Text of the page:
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Turkey: US-led Campaign to Train Syrian Rebels Delayed

FILE - Turkish Foreign Minister Mevlut Cavusoglu listens to translation of a question in a joint press conference with his Iranian counterpart Mohammad Javad Zarif in Tehran, Dec. 17, 2014.

A campaign to train Syrian opposition forces to fight hardline Islamic State militants, which was due to start this month, has been delayed by Washington, Turkey's foreign minister said on Friday.

U.S. officials have said they plan to train about 5,000 Syrian fighters annually for three years as part of a program to counter Islamic State forces in Iraq and Syria. However, details on the program have been thin, and it appears unlikely to start this month.

“Because of U.S. [geographic] distance, there has been a minor delay but everything is fine both politically and technically,” Mevlut Cavusoglu said in an interview with Turkey's NTV television, adding there was “no delay” from the Turkish side.

He did not elaborate on why Washington's geographical distance had shifted the original timeline.

Ankara hopes the training will also bolster the weakened and divided Syrian opposition in its war against Syrian President Bashar al-Assad.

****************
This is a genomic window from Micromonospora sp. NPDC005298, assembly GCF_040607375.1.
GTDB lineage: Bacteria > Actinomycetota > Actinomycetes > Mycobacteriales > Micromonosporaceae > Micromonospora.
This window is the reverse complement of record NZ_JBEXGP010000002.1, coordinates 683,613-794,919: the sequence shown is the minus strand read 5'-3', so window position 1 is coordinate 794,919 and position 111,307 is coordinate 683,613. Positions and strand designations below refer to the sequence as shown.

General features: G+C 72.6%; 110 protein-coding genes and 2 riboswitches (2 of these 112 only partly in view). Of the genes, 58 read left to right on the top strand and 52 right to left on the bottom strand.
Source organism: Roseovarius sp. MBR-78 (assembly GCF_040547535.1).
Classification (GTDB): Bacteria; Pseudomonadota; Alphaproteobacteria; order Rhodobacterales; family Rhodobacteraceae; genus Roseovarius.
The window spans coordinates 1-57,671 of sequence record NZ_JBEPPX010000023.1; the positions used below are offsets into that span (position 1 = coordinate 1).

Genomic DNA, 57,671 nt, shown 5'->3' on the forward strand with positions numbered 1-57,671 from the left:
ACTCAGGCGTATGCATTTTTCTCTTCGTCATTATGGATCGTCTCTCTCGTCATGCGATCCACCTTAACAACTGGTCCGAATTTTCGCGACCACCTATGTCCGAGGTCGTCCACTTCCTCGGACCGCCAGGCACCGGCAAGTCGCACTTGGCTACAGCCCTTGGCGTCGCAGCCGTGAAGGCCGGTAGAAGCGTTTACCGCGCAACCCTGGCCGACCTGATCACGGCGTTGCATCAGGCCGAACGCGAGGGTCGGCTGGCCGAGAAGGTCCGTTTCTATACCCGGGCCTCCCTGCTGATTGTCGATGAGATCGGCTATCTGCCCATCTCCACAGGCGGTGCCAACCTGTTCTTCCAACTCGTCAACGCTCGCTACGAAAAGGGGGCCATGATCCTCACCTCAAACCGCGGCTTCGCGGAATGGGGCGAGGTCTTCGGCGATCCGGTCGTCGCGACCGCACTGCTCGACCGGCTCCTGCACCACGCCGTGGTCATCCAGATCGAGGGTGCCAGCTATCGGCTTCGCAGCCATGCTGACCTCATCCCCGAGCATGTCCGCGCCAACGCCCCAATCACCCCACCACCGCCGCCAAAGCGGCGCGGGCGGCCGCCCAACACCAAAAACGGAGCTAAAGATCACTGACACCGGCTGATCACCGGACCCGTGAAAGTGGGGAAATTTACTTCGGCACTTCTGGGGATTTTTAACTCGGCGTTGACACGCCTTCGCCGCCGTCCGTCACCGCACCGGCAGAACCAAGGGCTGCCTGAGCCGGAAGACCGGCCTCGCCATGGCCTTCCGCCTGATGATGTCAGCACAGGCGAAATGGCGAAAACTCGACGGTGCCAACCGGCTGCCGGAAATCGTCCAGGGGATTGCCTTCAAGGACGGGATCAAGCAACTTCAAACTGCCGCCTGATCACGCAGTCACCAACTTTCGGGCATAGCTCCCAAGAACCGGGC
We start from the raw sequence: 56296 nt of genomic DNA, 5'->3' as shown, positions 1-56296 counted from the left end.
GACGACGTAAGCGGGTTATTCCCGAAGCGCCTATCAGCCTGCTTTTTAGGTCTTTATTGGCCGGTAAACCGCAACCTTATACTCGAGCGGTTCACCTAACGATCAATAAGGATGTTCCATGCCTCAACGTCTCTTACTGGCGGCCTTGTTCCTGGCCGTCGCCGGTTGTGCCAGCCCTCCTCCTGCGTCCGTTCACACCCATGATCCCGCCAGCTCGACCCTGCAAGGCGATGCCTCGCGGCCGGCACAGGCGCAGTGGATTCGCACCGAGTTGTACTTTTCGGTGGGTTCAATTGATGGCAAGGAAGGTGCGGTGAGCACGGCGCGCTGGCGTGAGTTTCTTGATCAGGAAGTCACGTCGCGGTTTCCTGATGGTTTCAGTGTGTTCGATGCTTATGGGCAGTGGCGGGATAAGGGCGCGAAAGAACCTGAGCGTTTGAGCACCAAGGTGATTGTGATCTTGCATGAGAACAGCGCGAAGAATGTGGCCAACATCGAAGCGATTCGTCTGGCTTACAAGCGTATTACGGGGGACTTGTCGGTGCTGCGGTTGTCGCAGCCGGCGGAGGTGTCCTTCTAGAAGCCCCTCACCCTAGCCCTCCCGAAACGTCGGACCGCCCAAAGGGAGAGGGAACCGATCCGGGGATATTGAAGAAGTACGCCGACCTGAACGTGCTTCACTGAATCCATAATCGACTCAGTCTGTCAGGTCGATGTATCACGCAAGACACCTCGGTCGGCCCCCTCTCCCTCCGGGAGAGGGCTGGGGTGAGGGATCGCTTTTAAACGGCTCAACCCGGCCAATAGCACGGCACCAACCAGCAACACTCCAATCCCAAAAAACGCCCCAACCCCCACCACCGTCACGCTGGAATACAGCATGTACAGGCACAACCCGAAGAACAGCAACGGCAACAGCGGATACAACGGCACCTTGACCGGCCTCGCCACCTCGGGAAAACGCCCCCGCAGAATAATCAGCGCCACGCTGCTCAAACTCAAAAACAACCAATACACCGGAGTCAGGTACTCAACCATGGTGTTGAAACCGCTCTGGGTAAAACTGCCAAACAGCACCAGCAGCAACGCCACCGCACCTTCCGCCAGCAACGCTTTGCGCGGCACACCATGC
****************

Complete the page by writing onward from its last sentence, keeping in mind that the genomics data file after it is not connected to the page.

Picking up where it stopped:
Turkey would also be open to contributions from a third country to the program, Cavusoglu said, a day after Britain's Defense Minister said London would send around 75 military personnel to join the training.

“No decision has been made on this. But if such a proposal comes from Britain, we would assess this and in principal we would not say 'No' to this, we would be sympathetic,” Cavusoglu said.

Asked whether Turkey and the United States had agreed on the deployment of armed drones to Turkey's Incirlik Airbase, Cavusoglu said: “If there would be a need for more drones, our military would make the decision but we are not at that stage yet.”

The U.S. Air Force has remotely piloted aircraft stationed at the base near the Syrian border, which have been used for surveillance.

Turkey has been a reluctant partner in the U.S.-led coalition against Islamic State, refusing to take a frontline military role despite its 1,200 km (750-mile) border with Iraq and Syria unless there is a strategy which includes the removal of Assad.

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